Hypertension drugs may raise need for fall prevention

February 23, 2015
hypertension may cause falls

Fall prevention programs in the elderly are essential in the care of patients, regardless of whether they stay in the acute care or long-term care setting. When assessing senior citizens' risk of accidental falls, health care providers need to assess several factors, according to the U.S. Centers for Disease Control and Prevention: vision problems, environmental tripping hazards, muscle strength, balance and coordination, and any prescription medications.

When it comes to this last factor, new research from the Yale School of Medicine suggests that hypertension drugs significantly increase older adults' risks for accidental falls, as published in JAMA Internal Medicine.

'Medications may be more harmful'

The CDC estimated that 31 percent of adults in the U.S. live with hypertension, totaling 67 million individuals. The risk for this chronic condition, which raises the likelihood of heart disease and stroke, increases as adults age. The medications doctors prescribe to lower blood pressure had previously been deemed generally safe for senior citizens, but this may only be true for patients who are considered otherwise healthy. These drugs may be linked to potential problems in older patients who are living with other chronic conditions.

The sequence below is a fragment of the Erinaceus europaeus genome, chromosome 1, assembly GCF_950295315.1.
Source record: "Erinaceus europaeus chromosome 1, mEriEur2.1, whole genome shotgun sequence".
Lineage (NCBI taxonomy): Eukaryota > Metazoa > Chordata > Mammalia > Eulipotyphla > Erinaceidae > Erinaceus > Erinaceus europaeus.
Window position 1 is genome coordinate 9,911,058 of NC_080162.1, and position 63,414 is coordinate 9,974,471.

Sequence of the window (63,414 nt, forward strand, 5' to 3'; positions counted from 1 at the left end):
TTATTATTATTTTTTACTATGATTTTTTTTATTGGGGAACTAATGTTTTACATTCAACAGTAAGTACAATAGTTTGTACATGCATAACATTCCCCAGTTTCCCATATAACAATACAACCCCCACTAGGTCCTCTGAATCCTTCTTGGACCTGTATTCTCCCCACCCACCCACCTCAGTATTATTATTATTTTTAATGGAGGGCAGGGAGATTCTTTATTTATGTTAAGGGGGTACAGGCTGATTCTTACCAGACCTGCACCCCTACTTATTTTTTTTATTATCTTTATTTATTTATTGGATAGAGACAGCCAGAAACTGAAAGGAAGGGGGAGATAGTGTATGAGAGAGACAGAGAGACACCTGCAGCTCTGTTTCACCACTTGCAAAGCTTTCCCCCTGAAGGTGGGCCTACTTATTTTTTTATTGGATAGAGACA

To investigate further, the research team from Yale followed more than 4,900 individuals, all older than 70 years, for three years. While 14 percent of these study participants did not take drugs for high blood pressure, 55 percent required moderate doses and 31 percent needed high doses. By the end of the study period, the scientists observed that falls were more likely to happen among subjects on hypertension medications than among those who were not. These results are important considering that accidental falls can lead to complications, such as hip fractures, brain injuries, functional decline and premature death.

"Although no single study can settle the question and we cannot exclude the possibility that factors other than the medications accounted for the increased risk of injury, these medications may be more harmful in some individuals than thought," said lead researcher Mary Tinetti, M.D.

Ultimately, the study suggests that it is important for patients and health care providers to work together in weighing the risks and benefits of taking, or not taking, medications to treat high blood pressure. If accidental falls are a genuine concern, the conversation can touch upon how to handle fall prevention with the most appropriate medical solutions and exercises.


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